Khadim Rizvi, 500 others booked for rioting, disrupting peace | Pakistan Today

Khadim Rizvi, 500 others booked for rioting, disrupting peace

FIA, PTA directed to investigate ‘propaganda’ inciting hate on social media

–Normalcy returns to country as Labbaik suspends nationwide protests against Aasia Bibi’s acquittal

LAHORE: A day after normalcy returned to the country as Tehreek-e-Labbaik Pakistan (TLP) “suspended” its nationwide protests against Aasia Bibi’s acquittal following an agreement with the government, TLP chief Khadim Rizvi, senior leader Pir Afzal Qadri were among 500 others who have been booked on Saturday on charges of rioting and disrupting peace.

As per the details, at least 500 TLP leaders and supporters, including firebrand cleric Khadim Rizvi and Afzal Qadri, have been booked in 11 different cases under charges of causing agitation among the masses, blocking roads and vandalism in Lahore.

Two cases have also been lodged in the federal capital on charges of damaging public and private properties as well as violating section 144.

The development came after the Interior Ministry announced taking action against all those “miscreants, who under the guise of peaceful protests, caused destruction to public and private properties and harmed helpless citizens” during the three-day protests.

“Steps are being taken to identify these miscreants,” a statement issued by the ministry of interior said.

CYBERCRIME PROBE:

Meanwhile, the Interior Ministry also said the Federal Investigation Agency’s (FIA) cybercrime wing and Pakistan Telecommunication Authority (PTA) have been directed to investigate “propaganda” circulated on social media to incite hate.

“Additionally, the chairpersons of the cybercrime wing and PTA have been instructed to obtain the forensic data of the miscreants,” it said in a separate statement.

The Interior Ministry will also initiate criminal proceedings against all those who spread extremist and hateful propaganda on social media, the statement added.

NORMALCY RETURNS:

Earlier, the country welcomed a tentative return to normalcy following the agreement between TLP and the government after three days of violent protests that choked various cities and throttled economic activities.

In Islamabad and Karachi, traffic returned to normal after protesters ended sit-ins and road blockages were removed over the night.

Life returned to normalcy in Lahore as well, after the largest group of TLP supporters wrapped up their protests late Friday night. Road blockages that had crippled the city have been removed and traffic has now begun to flow unimpeded. Public schools also re-opened, though attendance remained thin on the first day.

According to reports, Tehreek-e-Labbaik Ya Rasool Allah (TLYRA), a faction of the TLP, is still holding out and has continued its sit-in at Data Darbar.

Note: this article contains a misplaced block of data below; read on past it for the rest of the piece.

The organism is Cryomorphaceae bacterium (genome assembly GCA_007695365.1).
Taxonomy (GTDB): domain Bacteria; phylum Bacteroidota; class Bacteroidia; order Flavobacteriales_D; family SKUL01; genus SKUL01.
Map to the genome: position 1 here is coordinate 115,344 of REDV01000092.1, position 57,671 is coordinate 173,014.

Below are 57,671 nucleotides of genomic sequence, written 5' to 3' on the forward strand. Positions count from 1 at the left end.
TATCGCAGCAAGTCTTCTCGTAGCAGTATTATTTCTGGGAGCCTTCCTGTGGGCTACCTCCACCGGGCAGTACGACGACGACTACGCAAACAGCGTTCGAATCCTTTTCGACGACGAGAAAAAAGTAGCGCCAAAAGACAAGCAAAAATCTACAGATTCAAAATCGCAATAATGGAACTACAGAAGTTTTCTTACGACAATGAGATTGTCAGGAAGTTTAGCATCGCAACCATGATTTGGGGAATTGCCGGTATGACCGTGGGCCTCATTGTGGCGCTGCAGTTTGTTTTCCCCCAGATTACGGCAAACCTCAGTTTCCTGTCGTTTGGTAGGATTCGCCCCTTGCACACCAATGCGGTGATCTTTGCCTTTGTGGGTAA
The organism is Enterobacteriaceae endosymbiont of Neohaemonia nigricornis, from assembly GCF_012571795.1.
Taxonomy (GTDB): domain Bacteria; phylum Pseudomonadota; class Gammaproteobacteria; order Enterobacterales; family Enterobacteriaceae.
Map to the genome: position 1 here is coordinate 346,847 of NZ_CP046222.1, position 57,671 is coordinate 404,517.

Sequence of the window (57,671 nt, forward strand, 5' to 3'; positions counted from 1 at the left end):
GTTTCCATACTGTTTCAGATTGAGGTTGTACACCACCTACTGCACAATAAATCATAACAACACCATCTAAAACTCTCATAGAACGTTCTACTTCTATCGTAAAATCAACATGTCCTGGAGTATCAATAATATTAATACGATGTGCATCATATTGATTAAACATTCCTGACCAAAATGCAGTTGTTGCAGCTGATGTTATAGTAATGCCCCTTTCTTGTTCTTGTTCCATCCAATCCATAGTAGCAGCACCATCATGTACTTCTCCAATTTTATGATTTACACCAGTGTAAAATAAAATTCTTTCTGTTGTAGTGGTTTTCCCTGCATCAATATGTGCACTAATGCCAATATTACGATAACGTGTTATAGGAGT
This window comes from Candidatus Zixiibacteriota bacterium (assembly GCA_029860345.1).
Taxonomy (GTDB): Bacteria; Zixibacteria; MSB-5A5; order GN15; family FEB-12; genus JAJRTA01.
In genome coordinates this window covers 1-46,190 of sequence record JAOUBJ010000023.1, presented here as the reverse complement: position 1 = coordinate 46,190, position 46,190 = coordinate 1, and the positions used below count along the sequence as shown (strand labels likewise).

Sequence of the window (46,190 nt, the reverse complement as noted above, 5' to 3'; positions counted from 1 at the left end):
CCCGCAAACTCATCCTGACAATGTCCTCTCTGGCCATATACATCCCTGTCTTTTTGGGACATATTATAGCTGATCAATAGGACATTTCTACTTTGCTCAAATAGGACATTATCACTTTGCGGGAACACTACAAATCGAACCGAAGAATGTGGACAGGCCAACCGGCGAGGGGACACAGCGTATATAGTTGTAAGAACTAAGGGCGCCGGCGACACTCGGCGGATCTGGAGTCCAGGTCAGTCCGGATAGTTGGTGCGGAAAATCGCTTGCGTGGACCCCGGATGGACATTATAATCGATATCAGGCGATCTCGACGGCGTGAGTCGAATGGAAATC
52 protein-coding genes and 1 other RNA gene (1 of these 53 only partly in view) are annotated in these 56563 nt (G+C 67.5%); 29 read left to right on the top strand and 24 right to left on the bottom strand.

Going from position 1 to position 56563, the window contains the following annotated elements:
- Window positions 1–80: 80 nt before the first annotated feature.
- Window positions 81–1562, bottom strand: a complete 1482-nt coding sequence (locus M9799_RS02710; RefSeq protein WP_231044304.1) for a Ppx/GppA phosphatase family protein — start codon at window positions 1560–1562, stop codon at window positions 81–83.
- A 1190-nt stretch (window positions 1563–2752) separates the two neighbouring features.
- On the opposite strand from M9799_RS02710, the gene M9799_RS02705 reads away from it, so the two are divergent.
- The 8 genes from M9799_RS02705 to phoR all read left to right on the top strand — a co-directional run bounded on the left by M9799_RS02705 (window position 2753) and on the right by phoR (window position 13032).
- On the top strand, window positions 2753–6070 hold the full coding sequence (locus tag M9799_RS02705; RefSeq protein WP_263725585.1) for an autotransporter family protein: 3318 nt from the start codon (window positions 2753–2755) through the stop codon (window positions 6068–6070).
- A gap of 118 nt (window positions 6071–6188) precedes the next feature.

Protests in Peshawar had ended soon after the deal between the TLP and the government was finalised on Friday night. Road blockages around the city have also been removed.

Jamiat Ulema-e-Islam Fazl (JUI-F) chief Maulana Fazlur Rehman had headed a rally in Peshawar on Friday, but ended it after his address. He was scheduled to join the TLP camp later but was advised by police not to follow through due to security risks.

In Quetta, though religio-political parties had held rallies, no sit-ins had been reported.

The countrywide demonstrations by TLP and other religiopolitical parties, which erupted on Wednesday after the Supreme Court announced acquitting Aasiya Bibi, had left major highways — including the motorway connecting Lahore and Islamabad — blocked and routine life paralysed in major cities.

Mobile services in major cities had also been suspended.

The protests had come after Prime Minister Imran Khan issued a forceful rebuke to the TLP in a nationally-televised address in the ruling’s wake, saying the government would not tolerate violent protests.

On Friday, the government and the TLP had signed a deal to conclude the latter’s nationwide protest. One of the major concessions the government agreed to was to “initiate the legal process” to place Aasiya Bibi’s name on the ECL [Exit Control List].

The state had also assured the party that it would not oppose a review petition filed against the Supreme Court’s judgement in the Aasiya Bibi blasphemy case.

The government further promised to take appropriate legal action to redress any deaths that may have occurred during the protests against the Aasiya Bibi verdict and to release all people picked up in connection with the protests starting October 30.

The TLP, in turn, only offered an apology “if it hurt the sentiments or inconvenienced anyone without reason”.



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